I used to think that beatings taught one of two lessons: some learned that beatings hurt, and that therefore you should not do it. Don't hurt people is a pretty good lesson.
Others learn that beatings hurt, and therefore it's a good idea to be the person doing the beating rather than the one being beaten. This is a bad lesson but it seemed common enough. The distinction between the two put me in a comfortable moral position, which should have made me suspicious but there you are.
I feel now that there is a third lesson that many people learn: beatings come from angry men and therefore it is most important to keep them from being angry, with your behavior and that of others. Stay in your line; keep other people from getting out of line. It is this last element that is most important: the beater enlists his victims to keep others in line.
This explains the authoritarianism of many of my fellow victims. Where one would expect compassion for other victims, there is too often only a desire to kick down, to join the beaters in ganging up on someone else.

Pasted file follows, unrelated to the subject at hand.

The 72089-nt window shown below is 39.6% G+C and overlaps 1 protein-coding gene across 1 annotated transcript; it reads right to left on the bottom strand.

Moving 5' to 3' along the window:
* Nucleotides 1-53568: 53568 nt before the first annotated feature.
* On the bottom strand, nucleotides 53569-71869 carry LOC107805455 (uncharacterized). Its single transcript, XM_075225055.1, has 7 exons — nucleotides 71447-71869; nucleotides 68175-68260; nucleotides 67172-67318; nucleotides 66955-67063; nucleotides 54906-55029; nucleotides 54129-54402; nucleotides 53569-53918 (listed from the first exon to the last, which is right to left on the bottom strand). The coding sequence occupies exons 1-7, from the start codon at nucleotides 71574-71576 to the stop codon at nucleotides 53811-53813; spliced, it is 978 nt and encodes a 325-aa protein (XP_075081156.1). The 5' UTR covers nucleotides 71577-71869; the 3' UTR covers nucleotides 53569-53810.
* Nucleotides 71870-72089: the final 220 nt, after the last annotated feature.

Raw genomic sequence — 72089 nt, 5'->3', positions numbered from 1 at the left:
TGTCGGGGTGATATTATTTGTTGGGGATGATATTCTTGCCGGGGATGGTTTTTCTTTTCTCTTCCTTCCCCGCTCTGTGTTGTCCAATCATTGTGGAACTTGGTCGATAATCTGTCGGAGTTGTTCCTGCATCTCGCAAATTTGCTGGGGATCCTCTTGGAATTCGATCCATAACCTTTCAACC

I saw this in the fights over legalizing pot and gay marriage. Why did so many worry drunks worry so much about others smoking weed and straights with multiple divorces worrying about gays getting married? The only thing that made sense to me is that both of these issues involved changing what was officially acceptable, and that risked making Angry Father Angry.
I mentioned this theory because it offers a few obvious suggestions for improvements. First, comfort those who express fear and hatred; they may be afraid of being beaten.
And don't hit people. It's really not a good idea.

Saturday, September 16, 2017

RIP James Cline

Late last week the message came that Jim had gone into hospice, and then early Saturday that it was going to be only some hours. I made ready to go up to visit Saturday but then got the message that he had passed.
Three things you should know about Jim Cline . He and my sister Sharon were married and in love for I don’t know how long, and he loved his children as well – that was obvious, you can see it in every picture.
Second, our family is noisy and Jim was not. He was a heck of a smart guy, very successful in his profession, but he didn’t show the urge that many of us have to tell everybody everything we know, several times in case you missed it the first. More than once I stepped out of a family party to see Jim and Brad sharing a cigarette break outside in the quiet. He’d say something funny and we’d all laugh. I never heard him complain, not about anything – which is something I can’t say about myself. You set a high standard, Jim.